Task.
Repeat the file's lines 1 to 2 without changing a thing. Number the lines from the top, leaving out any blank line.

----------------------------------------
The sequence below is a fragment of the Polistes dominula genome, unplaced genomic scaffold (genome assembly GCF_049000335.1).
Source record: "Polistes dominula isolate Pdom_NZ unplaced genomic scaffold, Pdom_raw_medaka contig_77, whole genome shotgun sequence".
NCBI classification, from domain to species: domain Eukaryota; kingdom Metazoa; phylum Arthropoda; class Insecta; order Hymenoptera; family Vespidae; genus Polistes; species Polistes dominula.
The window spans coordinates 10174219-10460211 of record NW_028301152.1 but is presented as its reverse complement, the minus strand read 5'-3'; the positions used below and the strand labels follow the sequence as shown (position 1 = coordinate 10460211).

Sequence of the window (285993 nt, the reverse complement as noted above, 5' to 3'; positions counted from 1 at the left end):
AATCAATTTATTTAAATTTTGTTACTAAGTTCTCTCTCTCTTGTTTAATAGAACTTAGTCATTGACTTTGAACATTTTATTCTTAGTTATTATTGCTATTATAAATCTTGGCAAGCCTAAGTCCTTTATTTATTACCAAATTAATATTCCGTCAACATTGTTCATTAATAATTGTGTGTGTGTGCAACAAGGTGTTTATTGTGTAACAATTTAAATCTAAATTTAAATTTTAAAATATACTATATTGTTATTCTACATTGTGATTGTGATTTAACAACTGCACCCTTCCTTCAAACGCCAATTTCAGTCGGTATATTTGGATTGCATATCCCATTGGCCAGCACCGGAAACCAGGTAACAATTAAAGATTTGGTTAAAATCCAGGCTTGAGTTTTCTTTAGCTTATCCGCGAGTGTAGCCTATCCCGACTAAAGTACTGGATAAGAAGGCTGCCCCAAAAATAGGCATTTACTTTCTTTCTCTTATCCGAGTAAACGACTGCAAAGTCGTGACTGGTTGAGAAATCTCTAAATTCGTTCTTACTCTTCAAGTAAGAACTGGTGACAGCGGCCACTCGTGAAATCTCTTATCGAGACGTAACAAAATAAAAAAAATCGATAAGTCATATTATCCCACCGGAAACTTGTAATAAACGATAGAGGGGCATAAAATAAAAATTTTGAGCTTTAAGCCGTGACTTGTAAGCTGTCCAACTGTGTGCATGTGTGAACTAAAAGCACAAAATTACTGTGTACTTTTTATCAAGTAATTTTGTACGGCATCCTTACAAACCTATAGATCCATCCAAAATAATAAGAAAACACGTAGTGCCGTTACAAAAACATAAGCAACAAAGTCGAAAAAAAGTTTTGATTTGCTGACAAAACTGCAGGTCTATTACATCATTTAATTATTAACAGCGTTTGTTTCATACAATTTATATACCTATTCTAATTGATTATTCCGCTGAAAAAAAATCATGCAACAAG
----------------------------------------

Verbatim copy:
The sequence below is a fragment of the Polistes dominula genome, unplaced genomic scaffold (genome assembly GCF_049000335.1).
Source record: "Polistes dominula isolate Pdom_NZ unplaced genomic scaffold, Pdom_raw_medaka contig_77, whole genome shotgun sequence".